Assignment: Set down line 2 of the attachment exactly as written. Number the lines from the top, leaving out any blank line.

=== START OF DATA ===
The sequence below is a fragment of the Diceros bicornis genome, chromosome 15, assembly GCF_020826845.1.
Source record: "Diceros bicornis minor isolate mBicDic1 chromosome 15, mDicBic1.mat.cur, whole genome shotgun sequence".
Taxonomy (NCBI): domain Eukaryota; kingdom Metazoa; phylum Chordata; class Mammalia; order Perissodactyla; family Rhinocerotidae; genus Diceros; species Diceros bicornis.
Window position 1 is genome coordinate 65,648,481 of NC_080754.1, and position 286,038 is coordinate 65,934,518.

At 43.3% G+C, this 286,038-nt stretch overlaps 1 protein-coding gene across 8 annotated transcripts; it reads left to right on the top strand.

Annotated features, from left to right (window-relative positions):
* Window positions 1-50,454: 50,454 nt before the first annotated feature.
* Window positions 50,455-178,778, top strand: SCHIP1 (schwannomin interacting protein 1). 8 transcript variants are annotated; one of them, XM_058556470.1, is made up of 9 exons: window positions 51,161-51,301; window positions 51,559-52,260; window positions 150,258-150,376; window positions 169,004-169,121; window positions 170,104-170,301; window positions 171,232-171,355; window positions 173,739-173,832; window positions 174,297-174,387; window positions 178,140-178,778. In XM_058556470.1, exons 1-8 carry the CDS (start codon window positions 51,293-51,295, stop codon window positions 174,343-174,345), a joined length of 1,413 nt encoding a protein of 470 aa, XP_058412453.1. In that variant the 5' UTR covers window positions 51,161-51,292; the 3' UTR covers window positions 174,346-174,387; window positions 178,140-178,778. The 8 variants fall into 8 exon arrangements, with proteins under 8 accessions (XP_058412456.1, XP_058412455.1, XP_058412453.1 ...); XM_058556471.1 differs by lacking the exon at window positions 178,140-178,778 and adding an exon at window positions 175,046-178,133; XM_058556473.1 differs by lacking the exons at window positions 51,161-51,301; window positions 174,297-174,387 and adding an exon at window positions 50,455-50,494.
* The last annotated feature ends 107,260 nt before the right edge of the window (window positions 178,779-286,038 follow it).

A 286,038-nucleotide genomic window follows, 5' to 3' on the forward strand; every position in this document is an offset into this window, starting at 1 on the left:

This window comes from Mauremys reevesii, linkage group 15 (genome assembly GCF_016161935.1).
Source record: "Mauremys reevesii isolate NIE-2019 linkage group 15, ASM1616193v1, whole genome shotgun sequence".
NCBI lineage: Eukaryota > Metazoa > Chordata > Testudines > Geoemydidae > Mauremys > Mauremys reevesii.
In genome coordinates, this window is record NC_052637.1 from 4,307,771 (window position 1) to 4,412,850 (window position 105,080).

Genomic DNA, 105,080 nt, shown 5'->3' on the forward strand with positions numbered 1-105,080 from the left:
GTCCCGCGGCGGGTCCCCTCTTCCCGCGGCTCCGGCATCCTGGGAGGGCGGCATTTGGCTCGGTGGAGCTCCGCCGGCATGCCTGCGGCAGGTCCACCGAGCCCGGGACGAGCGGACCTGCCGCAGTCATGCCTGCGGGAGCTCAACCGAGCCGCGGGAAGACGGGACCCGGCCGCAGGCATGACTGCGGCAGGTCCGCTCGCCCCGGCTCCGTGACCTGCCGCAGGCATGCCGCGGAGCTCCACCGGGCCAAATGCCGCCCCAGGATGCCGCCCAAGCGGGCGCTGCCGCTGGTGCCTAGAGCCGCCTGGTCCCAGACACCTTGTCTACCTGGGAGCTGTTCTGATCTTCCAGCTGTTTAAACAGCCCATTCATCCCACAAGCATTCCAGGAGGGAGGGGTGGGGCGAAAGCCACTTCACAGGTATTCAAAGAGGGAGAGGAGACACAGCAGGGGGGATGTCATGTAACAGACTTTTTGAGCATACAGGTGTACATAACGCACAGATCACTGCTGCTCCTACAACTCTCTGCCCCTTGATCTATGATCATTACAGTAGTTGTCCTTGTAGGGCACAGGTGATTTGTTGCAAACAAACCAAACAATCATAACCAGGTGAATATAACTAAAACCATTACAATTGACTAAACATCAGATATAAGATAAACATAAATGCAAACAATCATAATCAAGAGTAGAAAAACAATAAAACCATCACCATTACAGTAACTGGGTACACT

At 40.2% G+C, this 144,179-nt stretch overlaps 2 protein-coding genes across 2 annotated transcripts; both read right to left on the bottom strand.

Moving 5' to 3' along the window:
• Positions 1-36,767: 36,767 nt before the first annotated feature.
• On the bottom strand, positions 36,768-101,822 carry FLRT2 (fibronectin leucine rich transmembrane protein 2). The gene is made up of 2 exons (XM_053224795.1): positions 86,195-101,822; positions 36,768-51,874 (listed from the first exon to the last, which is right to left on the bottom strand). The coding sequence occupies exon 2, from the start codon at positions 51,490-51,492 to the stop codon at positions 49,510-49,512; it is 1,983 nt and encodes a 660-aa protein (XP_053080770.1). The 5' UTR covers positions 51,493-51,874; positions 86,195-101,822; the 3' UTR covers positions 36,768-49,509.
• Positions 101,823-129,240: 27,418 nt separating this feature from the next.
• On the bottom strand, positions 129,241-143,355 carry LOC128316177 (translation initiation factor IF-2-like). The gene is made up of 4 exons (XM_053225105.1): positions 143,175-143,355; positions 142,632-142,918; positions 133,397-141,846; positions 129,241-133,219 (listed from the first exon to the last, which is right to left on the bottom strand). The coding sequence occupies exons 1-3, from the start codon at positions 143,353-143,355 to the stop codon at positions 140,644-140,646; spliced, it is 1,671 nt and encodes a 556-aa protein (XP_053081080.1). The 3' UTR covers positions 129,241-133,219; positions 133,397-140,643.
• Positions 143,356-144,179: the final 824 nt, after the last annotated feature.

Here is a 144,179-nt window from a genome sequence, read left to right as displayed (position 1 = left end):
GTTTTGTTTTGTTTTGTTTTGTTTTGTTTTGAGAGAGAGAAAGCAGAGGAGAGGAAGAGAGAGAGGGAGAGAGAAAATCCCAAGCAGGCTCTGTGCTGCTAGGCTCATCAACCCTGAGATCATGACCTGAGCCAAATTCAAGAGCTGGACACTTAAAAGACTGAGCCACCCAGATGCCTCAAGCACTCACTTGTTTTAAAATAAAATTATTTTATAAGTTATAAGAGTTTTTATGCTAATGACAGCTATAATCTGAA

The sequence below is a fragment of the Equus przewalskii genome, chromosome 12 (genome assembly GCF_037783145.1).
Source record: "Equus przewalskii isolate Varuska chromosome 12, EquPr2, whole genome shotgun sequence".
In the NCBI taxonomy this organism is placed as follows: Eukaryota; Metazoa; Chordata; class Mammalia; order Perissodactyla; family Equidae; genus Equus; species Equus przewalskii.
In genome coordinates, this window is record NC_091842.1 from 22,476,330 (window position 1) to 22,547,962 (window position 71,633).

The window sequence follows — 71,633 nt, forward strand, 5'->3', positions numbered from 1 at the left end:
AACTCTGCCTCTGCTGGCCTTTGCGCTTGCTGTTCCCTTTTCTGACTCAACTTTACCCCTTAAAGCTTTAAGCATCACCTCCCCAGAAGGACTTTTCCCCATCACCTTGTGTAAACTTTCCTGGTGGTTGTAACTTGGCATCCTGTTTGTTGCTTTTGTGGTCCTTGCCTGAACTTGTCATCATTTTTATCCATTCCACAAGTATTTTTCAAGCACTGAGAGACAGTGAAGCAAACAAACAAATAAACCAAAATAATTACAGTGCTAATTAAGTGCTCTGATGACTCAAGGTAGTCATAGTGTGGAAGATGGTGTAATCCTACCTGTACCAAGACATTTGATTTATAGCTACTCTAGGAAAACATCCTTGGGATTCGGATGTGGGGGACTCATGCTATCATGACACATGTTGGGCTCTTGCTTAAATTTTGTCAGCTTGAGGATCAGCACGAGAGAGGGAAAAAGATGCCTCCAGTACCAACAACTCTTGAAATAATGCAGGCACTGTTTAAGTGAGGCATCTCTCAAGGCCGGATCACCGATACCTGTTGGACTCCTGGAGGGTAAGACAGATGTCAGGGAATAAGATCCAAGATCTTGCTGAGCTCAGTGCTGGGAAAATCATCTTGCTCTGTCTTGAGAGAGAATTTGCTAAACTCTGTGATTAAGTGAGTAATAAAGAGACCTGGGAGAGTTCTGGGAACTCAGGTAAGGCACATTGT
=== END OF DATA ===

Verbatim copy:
Source record: "Diceros bicornis minor isolate mBicDic1 chromosome 15, mDicBic1.mat.cur, whole genome shotgun sequence".